Vs. 30, “The whole city was aroused, and the people came running from all directions. Seizing Paul, they dragged him from the temple, and immediately the gates were shut.” The fears of many came to fruition as Paul would indeed be in danger in Jerusalem (vs. 12). We read earlier in our chapter that Paul makes his journey by ship from Miletus (in Asia) across the Mediterranean Sea to Tyre, Ptolemais, and Caesarea (vs. 1-9). Along the way, Paul takes the time to encourage the local churches. Paul runs into Philip (one of the original seven deacons chosen from Acts 6) and we read about his four prophesying daughters (vs. 8-9). Moving on to Tyre, the prophet Agabus, acting out his prophecy much like Ezekiel did and gave an ominous prophecy of trouble ahead for Paul (vs. 10-11). But Paul is resolute and will not allow this to sway his decision to bring the offerings to Jerusalem in time for Pentecost. When Paul arrives to Jerusalem, he is warmly greeted by James (Jesus’ half-brother) and the rest of the disciples. But, their was already opposition (Jewish Christians) ready to criticize Paul for their misunderstanding of Paul’s teaching to the Gentiles. Question: Why the purification requirement (vs. 23-26)? Some have argued why didn’t James and the leaders at the Jerusalem church defend Paul more? Valid question and one I struggle with too. Perhaps they too were unsure how to go about and they thought having Paul go through the ritual would suffice. With Paul supporting the vows of these four men at the temple, they had hoped that the Jewish Christians would see this as a good gesture of support from Paul to the church. But, this was Pentecost time and Jews from all over the regions were there, including some Jews from Asia (probably Ephesus)…who had been insulted by Paul and stirred up the crowds at the Temple. Fortunately, the uproar and public beating of Paul caught the attention of the Roman soldiers (vs. 31-32). He was subsequently arrested but before he was taken, he prepares his defense which we will read in chapter 22.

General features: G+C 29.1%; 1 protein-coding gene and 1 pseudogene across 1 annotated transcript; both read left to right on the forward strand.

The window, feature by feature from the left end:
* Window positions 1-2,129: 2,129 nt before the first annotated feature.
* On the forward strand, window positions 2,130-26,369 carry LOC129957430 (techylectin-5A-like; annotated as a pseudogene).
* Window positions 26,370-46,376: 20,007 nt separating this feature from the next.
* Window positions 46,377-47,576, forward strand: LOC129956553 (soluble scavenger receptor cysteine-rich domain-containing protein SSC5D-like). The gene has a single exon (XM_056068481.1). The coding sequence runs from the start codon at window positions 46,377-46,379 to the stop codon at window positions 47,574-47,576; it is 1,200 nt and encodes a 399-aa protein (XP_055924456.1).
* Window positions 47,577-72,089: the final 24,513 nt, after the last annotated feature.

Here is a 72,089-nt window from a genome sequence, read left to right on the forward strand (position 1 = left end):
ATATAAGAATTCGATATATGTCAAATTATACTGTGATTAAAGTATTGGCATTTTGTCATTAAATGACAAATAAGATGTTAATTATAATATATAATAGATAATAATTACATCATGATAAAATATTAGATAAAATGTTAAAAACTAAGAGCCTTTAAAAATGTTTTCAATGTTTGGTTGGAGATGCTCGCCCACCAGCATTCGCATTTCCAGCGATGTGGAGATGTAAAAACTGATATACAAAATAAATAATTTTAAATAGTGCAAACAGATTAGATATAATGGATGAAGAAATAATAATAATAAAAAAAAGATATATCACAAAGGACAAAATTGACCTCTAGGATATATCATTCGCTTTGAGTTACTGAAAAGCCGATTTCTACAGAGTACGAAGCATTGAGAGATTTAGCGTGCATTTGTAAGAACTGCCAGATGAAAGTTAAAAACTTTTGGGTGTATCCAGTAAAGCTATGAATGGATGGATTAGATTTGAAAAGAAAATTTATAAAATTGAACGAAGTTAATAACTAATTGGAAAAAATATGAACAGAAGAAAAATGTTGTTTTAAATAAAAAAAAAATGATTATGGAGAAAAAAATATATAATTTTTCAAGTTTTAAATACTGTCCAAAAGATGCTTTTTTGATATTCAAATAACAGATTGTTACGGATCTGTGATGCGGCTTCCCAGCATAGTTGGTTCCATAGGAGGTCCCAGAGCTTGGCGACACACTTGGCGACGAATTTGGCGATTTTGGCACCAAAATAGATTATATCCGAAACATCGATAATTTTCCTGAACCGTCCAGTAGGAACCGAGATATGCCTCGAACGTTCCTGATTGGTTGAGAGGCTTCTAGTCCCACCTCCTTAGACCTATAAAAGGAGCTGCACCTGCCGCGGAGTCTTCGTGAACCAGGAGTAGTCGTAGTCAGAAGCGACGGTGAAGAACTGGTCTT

Regarding application…Surrendering to God’s Will. Vs. 14, “When he would not be dissuaded, we gave up and said, “The Lord’s will be done.” In Caesarea, the Christians there upon hearing Agabus’ prophecy of Paul’s demise…begged Paul not to go. We get a real sense of the struggle Paul must have had (vs. 13)…for it was breaking his heart to know and see the anguish in others and quite possibly his own fears. Yet, Paul and those in Caesarea finally realized that all they could do in the end is surrender it all to the Lord’s will. Author and pastor, A.W. Tozer, “Before God can use a man greatly, He must allow him to be hurt deeply.” Question: Isn’t that so true? Following God’s will hurts at times. We can live a pretty care-free life if we go down our own path…(the wide path – Matthew 7:13). That path has no obstacles and life is great. But the narrow path of God’s will is arduous and long. It is a road that many choose not to go down. Even for Paul, many tears flowed because he knew the sadness and toil that was to come. Brothers and sisters…are you surrendering to God’s will? If you are, life isn’t going to be easy. But, yet…we can still consider it joy for while we may lose our life, we are bringing the life and light to others! As Joshua and the Israelites entered into the Promised Land, God would exhort them to be “Be strong and courageous!” Let us do likewise.